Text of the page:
Be careful about reading health books. You may die of a misprint.
From Spirituality & Health Magazine, May/June 2004:
Small Acts of Compassion Pay Off at Work
You take time to listen when a co-worker loses a loved one. Or you run an errand for an office mate overwhelmed by a medical crisis. Maybe you offer a hug to a colleague having a bad day.
Far from being trivial, these little acts of compassion create an upward spiral that can improve the way people see themselves and the company, increase job satisfaction, and reduce job-related stress. Such are the findings of a study conducted by the University of Michigan's Jacoba M. Lilius, Ph.D., and five colleagues.
The researchers collected 171 stories of compassion experienced or witnessed in the workplace from 158 employees of Fairview, a community hospital in a midsized urban area in the central United States. After categorizing the acts of compassion described in the stories, they constructed a survey to measure those acts along with workplace factors such as stress, well-being, and workers' commitment to the company. Then they administered the survey to 239 workers.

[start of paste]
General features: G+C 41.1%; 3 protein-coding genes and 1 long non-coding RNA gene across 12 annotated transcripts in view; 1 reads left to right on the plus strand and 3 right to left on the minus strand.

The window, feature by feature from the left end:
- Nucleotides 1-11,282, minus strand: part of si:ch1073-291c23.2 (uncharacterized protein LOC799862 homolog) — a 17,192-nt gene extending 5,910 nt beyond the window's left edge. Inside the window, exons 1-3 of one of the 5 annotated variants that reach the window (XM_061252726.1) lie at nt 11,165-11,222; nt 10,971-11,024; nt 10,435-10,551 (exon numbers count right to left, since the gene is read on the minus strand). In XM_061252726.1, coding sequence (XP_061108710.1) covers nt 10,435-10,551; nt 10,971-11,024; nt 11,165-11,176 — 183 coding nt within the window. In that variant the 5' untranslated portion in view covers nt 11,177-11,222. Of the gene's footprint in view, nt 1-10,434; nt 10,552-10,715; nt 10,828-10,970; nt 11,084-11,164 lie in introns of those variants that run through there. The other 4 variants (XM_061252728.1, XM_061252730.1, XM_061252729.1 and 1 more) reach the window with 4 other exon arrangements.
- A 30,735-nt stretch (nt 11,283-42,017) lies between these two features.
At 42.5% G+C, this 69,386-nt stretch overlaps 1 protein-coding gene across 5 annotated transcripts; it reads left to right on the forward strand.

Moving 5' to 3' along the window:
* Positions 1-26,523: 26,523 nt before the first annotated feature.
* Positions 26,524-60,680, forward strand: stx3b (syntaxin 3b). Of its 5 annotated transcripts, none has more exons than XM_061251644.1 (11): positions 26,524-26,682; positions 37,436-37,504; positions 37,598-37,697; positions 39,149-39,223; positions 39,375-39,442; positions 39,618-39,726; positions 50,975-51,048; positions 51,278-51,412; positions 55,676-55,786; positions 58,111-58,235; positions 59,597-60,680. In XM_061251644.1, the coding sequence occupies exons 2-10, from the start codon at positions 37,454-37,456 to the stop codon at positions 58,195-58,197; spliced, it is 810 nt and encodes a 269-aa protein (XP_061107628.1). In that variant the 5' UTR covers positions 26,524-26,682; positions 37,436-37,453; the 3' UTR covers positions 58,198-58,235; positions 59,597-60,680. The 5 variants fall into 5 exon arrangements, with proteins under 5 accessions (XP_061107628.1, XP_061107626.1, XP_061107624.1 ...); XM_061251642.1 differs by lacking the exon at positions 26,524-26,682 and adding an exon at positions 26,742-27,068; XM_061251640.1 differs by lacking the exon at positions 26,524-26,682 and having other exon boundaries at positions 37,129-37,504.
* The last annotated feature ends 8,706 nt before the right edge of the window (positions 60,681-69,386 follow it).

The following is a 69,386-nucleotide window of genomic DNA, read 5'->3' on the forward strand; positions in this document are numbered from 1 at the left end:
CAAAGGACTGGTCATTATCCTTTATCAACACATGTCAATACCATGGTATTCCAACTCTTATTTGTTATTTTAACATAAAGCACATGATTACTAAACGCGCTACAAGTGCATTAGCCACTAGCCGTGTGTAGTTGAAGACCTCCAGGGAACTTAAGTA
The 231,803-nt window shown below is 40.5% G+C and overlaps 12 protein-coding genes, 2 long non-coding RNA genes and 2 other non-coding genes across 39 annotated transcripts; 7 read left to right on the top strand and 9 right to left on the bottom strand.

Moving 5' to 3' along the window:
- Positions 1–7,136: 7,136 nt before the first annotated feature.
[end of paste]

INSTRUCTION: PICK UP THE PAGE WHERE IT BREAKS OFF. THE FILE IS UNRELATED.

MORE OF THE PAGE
The researchers found "convincing evidence of the large effects of seemingly small interpersonal acts such as lending an ear, extending a hand, or being present to someone in pain." It seems that these actions serve as cues that workers intuitively use to understand the kind of place where they work and the kind of people they work with. Among the many benefits the study illuminates, acts of compassion: · Shape the way people feel about their co-workers. "I was diagnosed with cancer," wrote one respondent. "I did not realize that I work with so many caring, giving, wonderful people." · Let people know they don't have to check their emotions at the door when they come to work. "When I left the room with the doctor, my co-worker recognized that this was a difficult time, despite my ability to 'hold it together.' She put her arm around me and said, 'I'm so sorry. If there's anything I can do, please let me know.' With that, the flood of emotions that had been held inside to keep rational were released. We cried together. This was compassion!" · Deepen workplace relationships. "I feel these women are my sisters and the men my brothers; we look out for each other, always asking if you need something, what can I do to help?" · Create pride in the organization. After working with several departments in the hospital to provide a funeral for an indigent patient, one participant wrote, "I was so impressed by the love and compassion I saw demonstrated for a family of no reputation. I was proud to work at Fairview."
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